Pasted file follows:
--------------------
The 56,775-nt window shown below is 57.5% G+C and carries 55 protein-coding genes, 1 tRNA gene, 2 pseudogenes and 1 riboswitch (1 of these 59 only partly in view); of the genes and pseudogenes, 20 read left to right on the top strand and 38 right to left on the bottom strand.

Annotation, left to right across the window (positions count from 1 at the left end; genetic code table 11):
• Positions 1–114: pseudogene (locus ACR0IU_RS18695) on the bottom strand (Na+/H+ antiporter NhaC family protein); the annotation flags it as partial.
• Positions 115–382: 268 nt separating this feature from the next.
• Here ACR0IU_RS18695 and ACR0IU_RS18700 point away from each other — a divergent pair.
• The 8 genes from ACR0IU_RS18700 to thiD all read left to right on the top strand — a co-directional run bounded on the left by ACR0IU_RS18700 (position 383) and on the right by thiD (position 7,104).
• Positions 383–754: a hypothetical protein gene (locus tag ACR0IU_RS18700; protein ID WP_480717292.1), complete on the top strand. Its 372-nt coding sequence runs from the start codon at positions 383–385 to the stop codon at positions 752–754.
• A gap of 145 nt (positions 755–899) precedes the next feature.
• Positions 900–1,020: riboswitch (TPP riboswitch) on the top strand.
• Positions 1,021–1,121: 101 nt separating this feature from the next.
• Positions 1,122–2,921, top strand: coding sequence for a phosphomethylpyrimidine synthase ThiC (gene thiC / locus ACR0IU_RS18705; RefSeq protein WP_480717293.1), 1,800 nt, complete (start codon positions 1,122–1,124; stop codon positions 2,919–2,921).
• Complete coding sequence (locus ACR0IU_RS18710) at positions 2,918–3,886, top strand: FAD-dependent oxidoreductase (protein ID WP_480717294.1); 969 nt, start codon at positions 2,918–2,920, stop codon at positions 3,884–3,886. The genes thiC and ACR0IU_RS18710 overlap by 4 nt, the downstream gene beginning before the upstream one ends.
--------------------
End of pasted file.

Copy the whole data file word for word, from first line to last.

The 56,775-nt window shown below is 57.5% G+C and carries 55 protein-coding genes, 1 tRNA gene, 2 pseudogenes and 1 riboswitch (1 of these 59 only partly in view); of the genes and pseudogenes, 20 read left to right on the top strand and 38 right to left on the bottom strand.

Annotation, left to right across the window (positions count from 1 at the left end; genetic code table 11):
• Positions 1–114: pseudogene (locus ACR0IU_RS18695) on the bottom strand (Na+/H+ antiporter NhaC family protein); the annotation flags it as partial.
• Positions 115–382: 268 nt separating this feature from the next.
• Here ACR0IU_RS18695 and ACR0IU_RS18700 point away from each other — a divergent pair.
• The 8 genes from ACR0IU_RS18700 to thiD all read left to right on the top strand — a co-directional run bounded on the left by ACR0IU_RS18700 (position 383) and on the right by thiD (position 7,104).
• Positions 383–754: a hypothetical protein gene (locus tag ACR0IU_RS18700; protein ID WP_480717292.1), complete on the top strand. Its 372-nt coding sequence runs from the start codon at positions 383–385 to the stop codon at positions 752–754.
• A gap of 145 nt (positions 755–899) precedes the next feature.
• Positions 900–1,020: riboswitch (TPP riboswitch) on the top strand.
• Positions 1,021–1,121: 101 nt separating this feature from the next.
• Positions 1,122–2,921, top strand: coding sequence for a phosphomethylpyrimidine synthase ThiC (gene thiC / locus ACR0IU_RS18705; RefSeq protein WP_480717293.1), 1,800 nt, complete (start codon positions 1,122–1,124; stop codon positions 2,919–2,921).
• Complete coding sequence (locus ACR0IU_RS18710) at positions 2,918–3,886, top strand: FAD-dependent oxidoreductase (protein ID WP_480717294.1); 969 nt, start codon at positions 2,918–2,920, stop codon at positions 3,884–3,886. The genes thiC and ACR0IU_RS18710 overlap by 4 nt, the downstream gene beginning before the upstream one ends.